Imagine a World

I’ve just finished the last big event of my stay in Berlin, which was a concert in Kreuzberg’s Radialsystem that fortunately seemed to come off even better than expected. Now that the big push is finally over, I’d like to write a few more thoughts about the creative process, like excerpts from the quintessential “What I Learned This Year In Elementary School” essay but with fewer points deducted for shoddy margins.

The fact that an artist (and specifically a composer) can be too close to his or her own work has been articulated many times over in many guises. As I wrote last week, sometimes this problem can manifest itself in the composer focusing too much on the details at a stage before the whole has revealed itself. But sometimes I’ve found that focusing obsessively on the details can also be a legitimate path towards grasping the whole if I think of those details in a cumulative, global way, rather than as they pertain to particular nooks and crannies of the composition.

To illustrate my point, imagine that you were sitting down to write not a piece of music but a work of fiction—something really fantastic, say a science fiction novel based on an alien world. Of course, were this a traditional narrative, you would probably want to think about things like the plot, the principal characters, etc. But you could also come to it by asking questions more related to the setting: What kind of world is this, and what is it like? What does it feel like, sound like, smell like to be there? Are these questions even meaningful? Edgar Rice Burroughs once made the casual comment in one of his stories that on Mars, there is an additional primary color not present on Earth. Of course this is pretty close to meaningless, but when I read the story as a boy it really went a long way towards setting the exact tone I’m sure Burroughs wanted to fabricate—something that suggested a degree of alien strangeness that went beyond simply new organisms and their artifacts, but extended even to physical “laws.”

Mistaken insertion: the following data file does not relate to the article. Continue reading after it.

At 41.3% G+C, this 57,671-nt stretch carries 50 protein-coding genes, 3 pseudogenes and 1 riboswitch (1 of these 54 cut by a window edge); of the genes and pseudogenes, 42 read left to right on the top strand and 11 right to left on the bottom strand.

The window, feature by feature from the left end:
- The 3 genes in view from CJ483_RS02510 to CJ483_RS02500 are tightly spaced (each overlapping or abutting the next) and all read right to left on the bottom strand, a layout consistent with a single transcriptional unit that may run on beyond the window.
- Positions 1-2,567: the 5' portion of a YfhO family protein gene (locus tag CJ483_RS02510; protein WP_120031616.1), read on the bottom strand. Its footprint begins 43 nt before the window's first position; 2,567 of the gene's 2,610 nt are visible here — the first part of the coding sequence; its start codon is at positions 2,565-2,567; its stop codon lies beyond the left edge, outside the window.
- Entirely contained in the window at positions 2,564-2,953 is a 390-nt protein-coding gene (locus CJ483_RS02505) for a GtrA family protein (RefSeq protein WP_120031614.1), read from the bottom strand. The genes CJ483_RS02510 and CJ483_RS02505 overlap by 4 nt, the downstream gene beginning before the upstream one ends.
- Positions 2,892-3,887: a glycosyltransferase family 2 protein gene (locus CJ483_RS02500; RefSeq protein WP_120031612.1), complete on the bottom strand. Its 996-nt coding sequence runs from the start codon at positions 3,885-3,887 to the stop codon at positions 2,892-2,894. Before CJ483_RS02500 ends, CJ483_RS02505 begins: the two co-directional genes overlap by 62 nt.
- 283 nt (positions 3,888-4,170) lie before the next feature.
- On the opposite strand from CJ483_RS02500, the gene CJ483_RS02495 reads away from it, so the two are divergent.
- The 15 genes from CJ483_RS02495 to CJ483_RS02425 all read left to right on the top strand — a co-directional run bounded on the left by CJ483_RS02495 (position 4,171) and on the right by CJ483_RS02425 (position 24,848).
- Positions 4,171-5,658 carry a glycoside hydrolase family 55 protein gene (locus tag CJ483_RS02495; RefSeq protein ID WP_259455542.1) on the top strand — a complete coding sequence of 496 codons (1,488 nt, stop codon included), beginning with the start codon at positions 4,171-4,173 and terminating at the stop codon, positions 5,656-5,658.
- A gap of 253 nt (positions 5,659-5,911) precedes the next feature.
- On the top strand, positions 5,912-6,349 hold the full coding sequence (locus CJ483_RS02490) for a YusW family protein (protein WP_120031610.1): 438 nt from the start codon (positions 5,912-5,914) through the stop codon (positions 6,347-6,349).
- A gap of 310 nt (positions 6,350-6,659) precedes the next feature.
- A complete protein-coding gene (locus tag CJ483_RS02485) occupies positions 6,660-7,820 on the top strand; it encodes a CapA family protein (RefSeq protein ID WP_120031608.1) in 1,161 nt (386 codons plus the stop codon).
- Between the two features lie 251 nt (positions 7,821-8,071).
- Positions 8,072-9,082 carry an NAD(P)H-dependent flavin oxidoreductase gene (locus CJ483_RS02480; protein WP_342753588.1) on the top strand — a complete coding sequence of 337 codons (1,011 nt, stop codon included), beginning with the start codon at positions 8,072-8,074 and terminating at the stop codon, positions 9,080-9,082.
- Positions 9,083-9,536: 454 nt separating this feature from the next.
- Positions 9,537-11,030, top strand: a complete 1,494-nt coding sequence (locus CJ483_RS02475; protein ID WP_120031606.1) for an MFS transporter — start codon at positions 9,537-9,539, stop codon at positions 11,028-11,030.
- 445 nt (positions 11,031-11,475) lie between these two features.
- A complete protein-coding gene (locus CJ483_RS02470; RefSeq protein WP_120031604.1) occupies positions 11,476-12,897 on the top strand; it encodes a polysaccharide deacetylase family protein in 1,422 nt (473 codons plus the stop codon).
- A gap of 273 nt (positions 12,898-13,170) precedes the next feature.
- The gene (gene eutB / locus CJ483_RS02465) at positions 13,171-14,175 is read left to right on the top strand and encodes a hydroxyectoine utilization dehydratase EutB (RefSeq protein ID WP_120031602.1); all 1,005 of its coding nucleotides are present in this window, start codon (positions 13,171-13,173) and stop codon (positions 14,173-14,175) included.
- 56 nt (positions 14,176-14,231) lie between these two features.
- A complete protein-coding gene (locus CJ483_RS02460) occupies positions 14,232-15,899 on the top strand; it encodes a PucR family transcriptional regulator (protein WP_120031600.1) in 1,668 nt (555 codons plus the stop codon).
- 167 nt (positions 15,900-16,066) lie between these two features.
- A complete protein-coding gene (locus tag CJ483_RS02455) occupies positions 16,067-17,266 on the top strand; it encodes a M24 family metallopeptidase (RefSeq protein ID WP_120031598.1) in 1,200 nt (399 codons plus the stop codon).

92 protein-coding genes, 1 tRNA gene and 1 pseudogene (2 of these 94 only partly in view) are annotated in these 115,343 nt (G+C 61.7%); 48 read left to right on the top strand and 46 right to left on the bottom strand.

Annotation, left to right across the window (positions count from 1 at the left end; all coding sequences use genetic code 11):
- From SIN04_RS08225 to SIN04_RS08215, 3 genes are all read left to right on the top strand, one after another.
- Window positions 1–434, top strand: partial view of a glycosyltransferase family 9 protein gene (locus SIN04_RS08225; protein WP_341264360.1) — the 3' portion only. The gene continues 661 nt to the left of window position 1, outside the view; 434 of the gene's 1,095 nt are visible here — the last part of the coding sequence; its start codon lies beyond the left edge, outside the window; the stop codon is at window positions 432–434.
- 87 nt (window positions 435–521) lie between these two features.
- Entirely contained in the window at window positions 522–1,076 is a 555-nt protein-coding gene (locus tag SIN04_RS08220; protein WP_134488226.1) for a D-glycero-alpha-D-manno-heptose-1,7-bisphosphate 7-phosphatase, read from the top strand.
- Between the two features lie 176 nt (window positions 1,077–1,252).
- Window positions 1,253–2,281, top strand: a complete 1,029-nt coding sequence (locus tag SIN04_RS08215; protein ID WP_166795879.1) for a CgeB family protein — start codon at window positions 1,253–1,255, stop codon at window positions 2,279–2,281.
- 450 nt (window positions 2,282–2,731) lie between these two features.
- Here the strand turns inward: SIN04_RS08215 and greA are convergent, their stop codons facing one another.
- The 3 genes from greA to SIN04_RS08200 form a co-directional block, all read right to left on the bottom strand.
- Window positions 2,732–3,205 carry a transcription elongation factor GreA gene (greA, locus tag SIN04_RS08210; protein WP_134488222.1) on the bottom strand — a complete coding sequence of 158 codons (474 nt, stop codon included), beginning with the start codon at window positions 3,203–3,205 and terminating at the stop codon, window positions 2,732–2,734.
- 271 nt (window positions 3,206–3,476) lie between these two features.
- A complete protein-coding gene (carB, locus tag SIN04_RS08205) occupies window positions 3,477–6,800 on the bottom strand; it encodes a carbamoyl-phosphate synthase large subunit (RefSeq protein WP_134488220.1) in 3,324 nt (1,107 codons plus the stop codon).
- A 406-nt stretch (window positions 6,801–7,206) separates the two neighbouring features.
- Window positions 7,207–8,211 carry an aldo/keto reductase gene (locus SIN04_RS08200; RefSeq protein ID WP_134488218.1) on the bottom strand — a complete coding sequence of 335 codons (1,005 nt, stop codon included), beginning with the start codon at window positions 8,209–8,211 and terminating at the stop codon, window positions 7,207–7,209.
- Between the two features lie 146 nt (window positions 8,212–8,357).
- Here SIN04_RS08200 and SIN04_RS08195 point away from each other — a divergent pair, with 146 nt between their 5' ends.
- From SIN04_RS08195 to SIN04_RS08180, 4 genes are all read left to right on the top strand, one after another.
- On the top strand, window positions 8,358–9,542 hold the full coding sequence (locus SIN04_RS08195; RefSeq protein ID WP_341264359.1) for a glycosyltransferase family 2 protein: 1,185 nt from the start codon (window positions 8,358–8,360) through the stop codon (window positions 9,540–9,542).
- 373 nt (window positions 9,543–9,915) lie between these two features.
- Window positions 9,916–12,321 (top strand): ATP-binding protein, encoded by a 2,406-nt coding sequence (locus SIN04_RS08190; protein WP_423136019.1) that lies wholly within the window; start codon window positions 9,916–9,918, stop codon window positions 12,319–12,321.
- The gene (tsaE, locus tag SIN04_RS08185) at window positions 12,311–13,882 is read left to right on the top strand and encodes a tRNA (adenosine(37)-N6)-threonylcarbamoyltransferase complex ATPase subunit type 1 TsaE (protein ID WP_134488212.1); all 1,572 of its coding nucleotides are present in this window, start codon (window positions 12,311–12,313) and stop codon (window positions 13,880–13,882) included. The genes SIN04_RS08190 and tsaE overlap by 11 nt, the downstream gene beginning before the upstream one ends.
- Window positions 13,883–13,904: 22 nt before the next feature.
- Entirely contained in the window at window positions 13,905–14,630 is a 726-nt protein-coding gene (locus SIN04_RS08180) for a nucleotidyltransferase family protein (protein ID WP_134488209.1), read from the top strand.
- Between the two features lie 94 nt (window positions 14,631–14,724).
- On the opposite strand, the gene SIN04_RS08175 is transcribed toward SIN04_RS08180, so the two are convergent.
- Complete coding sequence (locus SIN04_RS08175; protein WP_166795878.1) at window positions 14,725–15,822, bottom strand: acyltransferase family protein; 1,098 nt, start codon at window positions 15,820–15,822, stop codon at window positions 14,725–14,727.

In a piece of music, I’ve found it useful to ask similar questions at times: What kind of world does this work inhabit? What kind of things can happen in it, and what kind of things can’t? How does tension tend to be resolved in this world? Is it related to another element in the music, and how would one express the nature of this relationship? I’ve half-jokingly been calling this approach “soft serialism” because it’s well suited towards organizing precompositional elements, but in this totally loose, hippy kind of way.

Sometimes I find that when I’ve taken the time to populate my worlds with interesting features, physical laws, and cultural details, the inevitable result of their interaction—the central drama of the composition—reveals itself with apparent ease.

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